Jesse Millner: The Bus Driver's Book of the Dead

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  MEMOIR by Jesse Millner
Polish Wedding  Devolution  Aliens Among Us  Eddie Jones  Dave   Tom 
MarionStarved Rock State Park  The Alcoholic Point of View   My Lost Season  Listening for God  I Remember a Pet Peeve  Hair Salon Panic Attack!  
Please Don't Bury Me in that Cold, Cold Ground
 
 

Marion

Marion was the only female driver at the bus company. Until cancer took her in 1982, she smoked three packs of Marlboros a day and prided herself on pushing the big Detroit diesel against its governor for the long flat miles that separated Midwest destinations. Many winter weekends the two of us made the trip from Illinois Benedictine College to Lake Geneva, Wisconsin, taking Spanish students to a pine-wooded weekend retreat. It usually snowed from Coral to Marengo.

And by Harvard the road has disappeared into the white fields. I have followed the dull red glow of Marion's tail lights for hours, as the grey sky lowers down to the brown stubble of wheat and cornstalks that flicker by like skinny hands pointing toward Big Foot, Illinois, seven miles from the Dairy State border, where downtown is a gas station, Laura's Antique Store, one pallid church and a chain-fenced cemetery next to the woods that darkly thicken the horizon. As we approach Wisconsin, the landscape turns to steep hills, and Marion's MCI fishtails down the first incline that leads toward the lake, which does look like Switzerland, the vast grey waters surrounded by forest, mist obscuring everything.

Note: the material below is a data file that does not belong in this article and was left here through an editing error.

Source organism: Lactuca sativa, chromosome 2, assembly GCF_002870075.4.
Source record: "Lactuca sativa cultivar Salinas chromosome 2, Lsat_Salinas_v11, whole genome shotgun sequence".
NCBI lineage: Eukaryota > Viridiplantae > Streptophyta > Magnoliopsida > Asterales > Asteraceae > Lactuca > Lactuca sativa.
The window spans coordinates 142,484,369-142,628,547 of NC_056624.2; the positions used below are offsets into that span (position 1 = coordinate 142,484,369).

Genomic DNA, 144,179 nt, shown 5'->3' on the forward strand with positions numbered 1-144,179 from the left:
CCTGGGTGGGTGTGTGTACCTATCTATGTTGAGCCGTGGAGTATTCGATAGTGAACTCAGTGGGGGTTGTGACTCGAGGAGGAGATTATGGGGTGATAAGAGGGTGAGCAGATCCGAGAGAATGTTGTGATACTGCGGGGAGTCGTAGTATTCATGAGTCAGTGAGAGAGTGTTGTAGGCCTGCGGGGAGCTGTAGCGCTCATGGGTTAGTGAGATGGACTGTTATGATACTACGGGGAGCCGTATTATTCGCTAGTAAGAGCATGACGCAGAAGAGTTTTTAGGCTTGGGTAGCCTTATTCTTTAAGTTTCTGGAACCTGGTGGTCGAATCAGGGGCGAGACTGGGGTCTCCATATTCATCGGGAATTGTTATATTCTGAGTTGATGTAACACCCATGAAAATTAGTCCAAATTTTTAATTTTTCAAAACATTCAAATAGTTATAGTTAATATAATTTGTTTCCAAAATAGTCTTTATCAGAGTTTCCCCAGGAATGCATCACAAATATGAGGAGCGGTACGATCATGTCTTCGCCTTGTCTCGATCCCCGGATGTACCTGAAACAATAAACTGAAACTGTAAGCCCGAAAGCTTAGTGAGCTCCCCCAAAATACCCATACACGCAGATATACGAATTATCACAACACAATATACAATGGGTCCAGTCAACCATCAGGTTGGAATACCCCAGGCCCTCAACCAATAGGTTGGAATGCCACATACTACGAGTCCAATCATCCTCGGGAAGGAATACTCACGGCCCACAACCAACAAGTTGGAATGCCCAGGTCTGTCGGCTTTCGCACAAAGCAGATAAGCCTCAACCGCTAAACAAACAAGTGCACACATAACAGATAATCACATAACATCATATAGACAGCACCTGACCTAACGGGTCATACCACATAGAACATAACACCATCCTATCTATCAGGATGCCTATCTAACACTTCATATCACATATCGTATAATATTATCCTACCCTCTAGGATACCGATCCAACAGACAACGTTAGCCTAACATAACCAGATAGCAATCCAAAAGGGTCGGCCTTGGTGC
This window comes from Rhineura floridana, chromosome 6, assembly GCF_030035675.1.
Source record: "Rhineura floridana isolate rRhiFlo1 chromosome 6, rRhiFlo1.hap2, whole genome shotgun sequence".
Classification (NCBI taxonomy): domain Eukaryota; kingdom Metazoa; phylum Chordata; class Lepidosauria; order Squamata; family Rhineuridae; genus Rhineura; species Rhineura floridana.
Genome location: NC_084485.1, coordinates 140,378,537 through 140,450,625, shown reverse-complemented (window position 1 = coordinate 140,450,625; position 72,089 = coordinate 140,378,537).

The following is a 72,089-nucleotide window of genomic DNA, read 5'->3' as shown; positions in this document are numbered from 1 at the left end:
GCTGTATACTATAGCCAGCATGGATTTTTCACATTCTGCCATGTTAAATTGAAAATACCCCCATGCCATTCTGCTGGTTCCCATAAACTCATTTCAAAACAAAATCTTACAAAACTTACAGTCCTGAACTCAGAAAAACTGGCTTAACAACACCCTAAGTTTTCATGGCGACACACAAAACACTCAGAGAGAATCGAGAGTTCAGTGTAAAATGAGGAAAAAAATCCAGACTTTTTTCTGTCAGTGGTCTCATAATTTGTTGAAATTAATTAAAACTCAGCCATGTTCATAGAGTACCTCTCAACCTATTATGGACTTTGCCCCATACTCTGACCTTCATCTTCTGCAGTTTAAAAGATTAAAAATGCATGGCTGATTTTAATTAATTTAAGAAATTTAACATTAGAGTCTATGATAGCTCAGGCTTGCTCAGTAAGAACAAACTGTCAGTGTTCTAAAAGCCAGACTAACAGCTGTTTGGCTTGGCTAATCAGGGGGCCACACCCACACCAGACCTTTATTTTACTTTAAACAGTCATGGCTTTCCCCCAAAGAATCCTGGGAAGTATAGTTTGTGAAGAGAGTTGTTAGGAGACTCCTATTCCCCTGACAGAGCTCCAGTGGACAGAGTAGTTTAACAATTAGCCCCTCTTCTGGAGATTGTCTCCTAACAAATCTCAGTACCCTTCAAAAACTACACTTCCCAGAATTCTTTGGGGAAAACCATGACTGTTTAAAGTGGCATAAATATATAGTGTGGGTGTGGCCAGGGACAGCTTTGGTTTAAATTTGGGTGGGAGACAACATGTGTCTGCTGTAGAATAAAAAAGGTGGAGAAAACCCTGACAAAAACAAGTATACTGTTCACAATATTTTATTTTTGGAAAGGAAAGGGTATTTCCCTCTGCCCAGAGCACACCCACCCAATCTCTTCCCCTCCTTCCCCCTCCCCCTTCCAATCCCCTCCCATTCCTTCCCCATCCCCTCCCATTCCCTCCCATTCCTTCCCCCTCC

Now the students are singing “Guatanamera” and there's a hint of moon breaking through the storm. Ice crystals shine like fallen sugar, glaze the open fields as we turn on the narrow road that twists down a lake bluff to the retreat. Windshield wipers thrash clods of new snow into the stillness pierced by steel-belted radials searching for blacktop and meaning amid a chorus of “Yo soy un hombre sincero.” Marion parks in front of the main lodge, gets out and clanks open the aluminum bay doors, her middle-aged body in a polyester black jacket with fake fur around the collar, the wet cold darkening grey work pants, black boots road salt stained. She unloads suitcases by the yellowed storm light, a sudden angel smoking a cigarette, awash in a brightness not of this world but the next.

Later, we fill out our log books to the roar of defrosters pushing warm air against the opaque windshield. The forms of the night—hemlock, pine, lake—disappear beyond the wet grey wall cast by our breath. We sit in the first row of seats, graphing the hours driven to this barren half-light of air pressure gauge and the orange burn of Marion's addiction. The smoke glides to the green and white speckled bus ceiling, circling like an uneasy spirit released in fire then trapped by dirty fiberglass. Marion pours lukewarm coffee into the Styrofoam cups that define a bus driver's life, and we sip the black brew, thinking of the slick miles between us and home, cornfields and dairy farms immersed in January, towns asleep in cold counties of the dead.

end

© 2010, Jesse Millner

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